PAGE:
All of Dunblane has been reduced to silent processions and numb conversation, beside the banks of flowers, outside the post office, inside the laundromat, at the 13th-century cathedral that is the town's main landmark and the focus of its mourning.

Most villagers have taken their turn walking or driving up the slope of Doune Road, its signposts warning criminals of a "neighborhood watch" program, its wooded lanes and stone mansions lifeless with hidden grieving.Cheeks and eyes often red from tears, they stare at the bullet-pocked school where Dunblane's idyllic image met its bloody end. At the school gates they lay bouquets of flowers beside the thousands that are there already.

Uncomprehending children point with joy at the bouquets adorned with stuffed animals and other toys. Overwhelmed adults read the handwritten notes, many asking "Why?" One says, "God bless this sad little town."

"I can't believe it. I live next door to a massacre," says Henry Dobbin, a Dunblane resident since 1926, leaning on his cane as he surveys the scene outside his front door.

A retiree and stroke victim, Dobbin makes his way slowly to a doctor's appointment for medication - but his mind isn't on his own mortality.

"The wains (kids) who died would have come up to my knee," he says. "My wife knows two of the mothers of the dead girls. She herself is in a state of shock now and quite depressed. The lad next door to us, his mother said the gunman blasted out the windows of his classroom, covered everyone with glass, before he shot everyone in the gym. That lad's gone quite silent, too. Everyone's hurting inside."

Tom Hamilton's last act of madness did more than murder 16 kindergartners and their teacher before taking his own life.

Hamilton's bullets marked the map of Dunblane like a shotgun blast, bringing grief to a home on almost every street and confronting its 9,000-odd residents with a loss beyond explanation. Some consider the damage - to families, friends and their communal innocence - irreparable.

"This is a big family town. The victims were neighbors of a huge number of people. In that sense the wider spread of victims is hard to imagine," says Philip Gregory, who has lived in this prosperous village for 35 years. He sent his three children through the primary school.

"Some of the kids are saying, `I don't have to go back to school, do I, Mummy?' They're scared of the place. And I have an unhappy feeling that Dunblane will attract ghouls, people who come because of the horror we're now associated with," Gregory says.

Gregory found out Friday that an old friend, a childhood neighbor of his wife's, lost a grandchild to the gunman. Many of the deaths have rippled in the same way through networks of kinships and friendships.

Dobbin waves across the lane to Robert Ross, grandfather of one of the slain children, 5-year-old Joanna Ross.

"I walked with her every day to that school, every day right up to the last," Ross says to Dobbin. On Wednesday, he gave her two Life Savers mints. Now he holds a third mint in his palm - the one he had planned to give the pretty blond girl Wednesday after class.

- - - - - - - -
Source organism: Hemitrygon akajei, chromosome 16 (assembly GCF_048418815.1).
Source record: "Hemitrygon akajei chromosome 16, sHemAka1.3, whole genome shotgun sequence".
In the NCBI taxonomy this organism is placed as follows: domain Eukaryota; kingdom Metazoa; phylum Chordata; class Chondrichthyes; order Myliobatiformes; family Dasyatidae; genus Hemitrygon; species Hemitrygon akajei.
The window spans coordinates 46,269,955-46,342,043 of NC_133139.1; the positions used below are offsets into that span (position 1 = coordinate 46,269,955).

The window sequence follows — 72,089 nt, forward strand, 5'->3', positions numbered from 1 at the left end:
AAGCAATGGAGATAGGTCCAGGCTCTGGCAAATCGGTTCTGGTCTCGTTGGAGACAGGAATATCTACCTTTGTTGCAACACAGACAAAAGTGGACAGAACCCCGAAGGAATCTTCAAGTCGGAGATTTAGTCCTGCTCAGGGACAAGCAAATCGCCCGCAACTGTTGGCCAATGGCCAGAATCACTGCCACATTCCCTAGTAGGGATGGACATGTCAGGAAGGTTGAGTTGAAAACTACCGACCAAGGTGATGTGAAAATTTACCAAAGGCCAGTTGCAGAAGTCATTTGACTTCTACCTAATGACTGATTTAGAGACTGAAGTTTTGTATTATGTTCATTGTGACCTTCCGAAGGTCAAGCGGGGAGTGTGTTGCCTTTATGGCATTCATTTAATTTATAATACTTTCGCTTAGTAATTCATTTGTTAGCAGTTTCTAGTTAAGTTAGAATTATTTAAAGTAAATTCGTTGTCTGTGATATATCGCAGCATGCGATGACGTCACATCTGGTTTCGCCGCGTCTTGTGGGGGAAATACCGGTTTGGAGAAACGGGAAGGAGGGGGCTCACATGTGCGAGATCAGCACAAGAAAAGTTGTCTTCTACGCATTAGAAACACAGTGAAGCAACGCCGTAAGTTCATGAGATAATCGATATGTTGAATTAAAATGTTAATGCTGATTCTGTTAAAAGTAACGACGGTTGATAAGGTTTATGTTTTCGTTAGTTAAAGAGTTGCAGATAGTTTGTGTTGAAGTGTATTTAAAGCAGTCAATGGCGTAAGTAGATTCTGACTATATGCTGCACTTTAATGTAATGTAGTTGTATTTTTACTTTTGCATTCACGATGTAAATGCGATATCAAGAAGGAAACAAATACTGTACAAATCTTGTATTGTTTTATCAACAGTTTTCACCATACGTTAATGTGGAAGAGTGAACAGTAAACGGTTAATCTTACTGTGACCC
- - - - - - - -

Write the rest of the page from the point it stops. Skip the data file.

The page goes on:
Joanna's parents - Pamela, a banker, and Ken, an electrician - remain in their George Street home, a few doors down from another the home of another victim, 6-year-old Brett McKinnon.

"They'll never understand. I'll never understand," Ross says, staring vacantly at the road. A neighbor passing by with her own small girl in tow offers her hand, then an embrace and peck on the cheek.

Some see the attack as a consequence of a society made brutal and callous by media violence.

"The children of today need support, and they face indifference, now blind hatred," says Dawn Smith, 23, a nursery school assistant who had cared for five of the dead children.

"They were all beautiful wee things. Some of the youngest at the school who survived thought the gunfire came from Power Rangers or Ninja Turtles or superheroes. They didn't know until the end how black the real world can be."

Others cast the killings in apocalyptic terms.

"This could happen anywhere you live," says Alison Downie, who had returned to her childhood town just last month "because of all the good memories."

"I believe in God and the Bible, and where it says the end of the world is nigh. If you read your Book of Revelation, what happened here starts to make sense."

Downie, who attended the school in the 1980s, now works in Dunblane's brand-new supermarket, with the "parent with child" parking spaces up front. Psychologists came to counsel the supermarket staff Friday.

Before Wednesday's massacre, Downie says, the worst thing that ever happened in Dunblane was a car break-in. Now it is the scene of Britain's worst mass murder in modern history, made all the more reprehensible by the youth of its victims.

"Adults can defend themselves somewhat. These innocent wee wains, I can just imagine them facing the mad gunman, raising their hands up and crying in terror," says Helen Norris, the mother of a 5-year-old boy who traveled from the nearby town of Cumbernauld to offer flowers and her son's teddy bear.